Two years ago, beginning, I guess, with the trade of Roberto Hernandez to the Los Angeles Dodgers, the Phillies entered into a rebuilding cycle in earnest. After a couple years of tiptoeing around the inevitability of a full rebuild with the Hunter Pence trade to the Giants or the Shane Victorino trade to the Dodgers, the rebuild is fully underway—and perhaps even beyond its halfway point.
While any reasonable observer would note that the course of action the Phillies have pursued over the last two years was not only needed, but also long overdue, I must admit that I experience a great deal of anxiety when thinking about the future returns on that process. With every flailing strikeout, I worry that Maikel Franco won’t be good enough to start on the next Phillies team that goes to the playoffs. I fear that J.P. Crawford will never be anything more than a 2-3 win per year shortstop, that Vince Velasquez’s next injury will be a major one that derails his career, that Aaron Nola will never figure it out, and that Nick Williams will, for some reason, piss off every coach he ever encounters. In short, I worry.
That worrying, I hope, is just a natural product of the sort of course the Phillies have gone on and not a specific reflection of the players that have come to comprise our dreams of future greatness. Indeed, prospects are lottery tickets, each possessing various probabilities of working our or, alternatively, of not working out. All these probabilities are less than one, so it follows that the probability of it all going to hell is also less than one.
But this is all silly, unnecessary worrying from a person with an established predisposition to do so to excess. The good news for the Phillies rebuild is that there is one thing I don’t worry about: That they are going about things the right way and are in the best possible position to maximize the chances of this all working out alright in the end. That locus of non-worry has become even more secure in the last two weeks.
Back in June, Phillies President Andy MacPhail spoke to the media and offered a peak into the philosophy underlying their process of acquiring prospects:
In my view, there's never enough pitching and if you have good pitching you have the greatest safety net of good performance. In the places where I've been, we've been able to find a hitter to plug in somewhere.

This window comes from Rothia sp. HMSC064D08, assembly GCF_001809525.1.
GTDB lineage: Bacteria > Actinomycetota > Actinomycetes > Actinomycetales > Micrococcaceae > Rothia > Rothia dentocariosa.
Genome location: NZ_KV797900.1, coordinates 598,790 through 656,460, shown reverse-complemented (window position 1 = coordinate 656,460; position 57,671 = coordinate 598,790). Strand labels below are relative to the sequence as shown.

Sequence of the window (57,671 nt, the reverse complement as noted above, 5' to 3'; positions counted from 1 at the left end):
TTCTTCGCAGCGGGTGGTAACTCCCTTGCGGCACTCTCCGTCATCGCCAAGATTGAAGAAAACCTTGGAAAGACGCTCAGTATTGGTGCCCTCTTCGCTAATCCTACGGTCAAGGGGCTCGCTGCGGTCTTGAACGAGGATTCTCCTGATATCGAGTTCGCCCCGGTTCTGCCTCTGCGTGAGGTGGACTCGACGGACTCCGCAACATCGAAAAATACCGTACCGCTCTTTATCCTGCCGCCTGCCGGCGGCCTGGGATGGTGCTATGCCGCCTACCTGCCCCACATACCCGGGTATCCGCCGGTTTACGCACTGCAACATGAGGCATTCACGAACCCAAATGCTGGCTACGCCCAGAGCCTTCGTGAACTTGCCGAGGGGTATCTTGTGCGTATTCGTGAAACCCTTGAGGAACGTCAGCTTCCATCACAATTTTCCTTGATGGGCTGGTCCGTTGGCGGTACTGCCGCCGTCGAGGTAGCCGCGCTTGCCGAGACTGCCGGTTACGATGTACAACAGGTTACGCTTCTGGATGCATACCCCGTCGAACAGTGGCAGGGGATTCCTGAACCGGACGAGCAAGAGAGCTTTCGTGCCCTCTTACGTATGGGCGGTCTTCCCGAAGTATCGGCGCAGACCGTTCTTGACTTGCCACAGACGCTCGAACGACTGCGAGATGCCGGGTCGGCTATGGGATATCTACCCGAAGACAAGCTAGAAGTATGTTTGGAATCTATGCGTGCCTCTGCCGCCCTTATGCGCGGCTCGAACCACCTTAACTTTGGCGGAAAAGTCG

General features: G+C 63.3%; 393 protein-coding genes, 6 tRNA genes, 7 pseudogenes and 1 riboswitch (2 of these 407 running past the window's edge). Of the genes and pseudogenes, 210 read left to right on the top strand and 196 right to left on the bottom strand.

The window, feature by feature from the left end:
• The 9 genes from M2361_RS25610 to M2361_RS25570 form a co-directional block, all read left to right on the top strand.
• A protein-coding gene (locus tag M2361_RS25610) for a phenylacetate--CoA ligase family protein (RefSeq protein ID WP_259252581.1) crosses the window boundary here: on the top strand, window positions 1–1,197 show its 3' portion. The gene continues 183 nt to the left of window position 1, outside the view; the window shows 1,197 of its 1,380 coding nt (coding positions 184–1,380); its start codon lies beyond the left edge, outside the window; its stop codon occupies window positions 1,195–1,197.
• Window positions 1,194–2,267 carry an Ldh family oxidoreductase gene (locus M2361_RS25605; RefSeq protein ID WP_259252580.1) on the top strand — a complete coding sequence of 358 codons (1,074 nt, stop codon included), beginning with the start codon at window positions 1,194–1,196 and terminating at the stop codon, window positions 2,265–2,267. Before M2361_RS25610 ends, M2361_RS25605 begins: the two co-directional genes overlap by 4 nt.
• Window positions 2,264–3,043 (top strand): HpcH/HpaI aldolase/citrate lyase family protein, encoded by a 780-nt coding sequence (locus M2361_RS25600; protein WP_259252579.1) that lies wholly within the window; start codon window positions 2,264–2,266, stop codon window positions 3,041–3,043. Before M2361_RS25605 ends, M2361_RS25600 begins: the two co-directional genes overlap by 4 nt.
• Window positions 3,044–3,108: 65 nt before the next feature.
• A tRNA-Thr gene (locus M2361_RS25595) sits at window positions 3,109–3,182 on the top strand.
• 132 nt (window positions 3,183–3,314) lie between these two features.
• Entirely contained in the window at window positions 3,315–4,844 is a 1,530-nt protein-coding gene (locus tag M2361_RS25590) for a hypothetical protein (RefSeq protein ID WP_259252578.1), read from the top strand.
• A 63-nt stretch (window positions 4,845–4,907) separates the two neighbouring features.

The Phillies have undoubtedly followed this course. Recent trades of Cole Hamels, Ken Giles, Jonathan Papelbon, Chase Utley, and Jimmy Rollins have all brought back pitchers as headliners. We don’t have to look lower than even AAA to see what could potentially be a solid starting rotation of Aaron Nola, Vince Velasquez, Jake Thompson, Jerad Eickhoff, and Zach Eflin and enough depth to pick up the slack if some of that doesn’t work out as constructed above.
After Nick Williams, Jorge Alfaro, J.P. Crawford, and Maikel Franco, the stock of hitters the Phillies have acquired is a little bit shaky. At the time MacPhail made the above remarks, many of us questioned whether they reflected the reality of the MLB player market and valid concerns were aired regarding where, exactly, the offense would come for the Phillies when their timeline dictates they should be able to contend.
Fortunately, the last two weeks of pre-deadline deals have shown the veracity of MacPhail’s assertion that hitters are easier and cheaper to acquire than pitchers. Two weeks ago, the Red Sox made the first move on the trade market, trading Anderson Espinoiza (Baseball America’s #19 prospect for Drew Pomeranz. Pomeranze has undoubtedly been a better pitcher than Hellickson this year, but he comes without a long track record of either health or performance. Earlier this week, the Cubs traded two top-100 prospects (Gleyber Torres and Billy McKinney) and a reliable reliever/swingman for 80 or so games (including playoffs) of Aroldis Chapman, who will be a free agent at the end of the season. Meanwhile, the Padres only got back a 19 year old pitcher in rookie ball who has never appeared on a top-100 prospect list for Melvin Upton, Jr.
There are two things to say about this. First is that, based on an extremely limited sample of three trades, Andy MacPhail was correct in identifying that hitting was cheaper to acquire than pitching in the current market. Reasonable people could argue that the Cubs and Red Sox got fleeced in their moves to bring in pitching. I personally don’t agree with that, but I understand that others might. On the other hand, it would be difficult to convince me that someone arguing that the Blue Jays gave up too much for Upton was a reasonable person. In other words, it appears indeed that pitching is more expensive than hitting.
Second is that this face puts the Phillies rebuild in a good position. In the short-term, their most valuable trade chip this deadline season is a pitcher: Jeremy Hellickson. He’s not the pitcher that Pomeranz and Chapman are, but it seems fair to say that he’s likely to bring back a better return than we could have realistically hoped for at the beginning of the year. In the long-term, the Phillies should be able to acquire the hitters they’ll need to fill in around a solid rotation and whoever of the current crop of position player prospects is still around.
So, while I can’t quite put to rest my fear that the rebuild will go the way of Dom Brown’s major league career, I am confident that the Phillies have brought in the sort of players who will give them the best chance to succeed in the current environment. It would be hard to say that of at least one other team that calls Philadelphia home (hint: they wear green). All you can want is for your team to put itself in the best position to build a sustainable winning team, and the Phillies have done just that.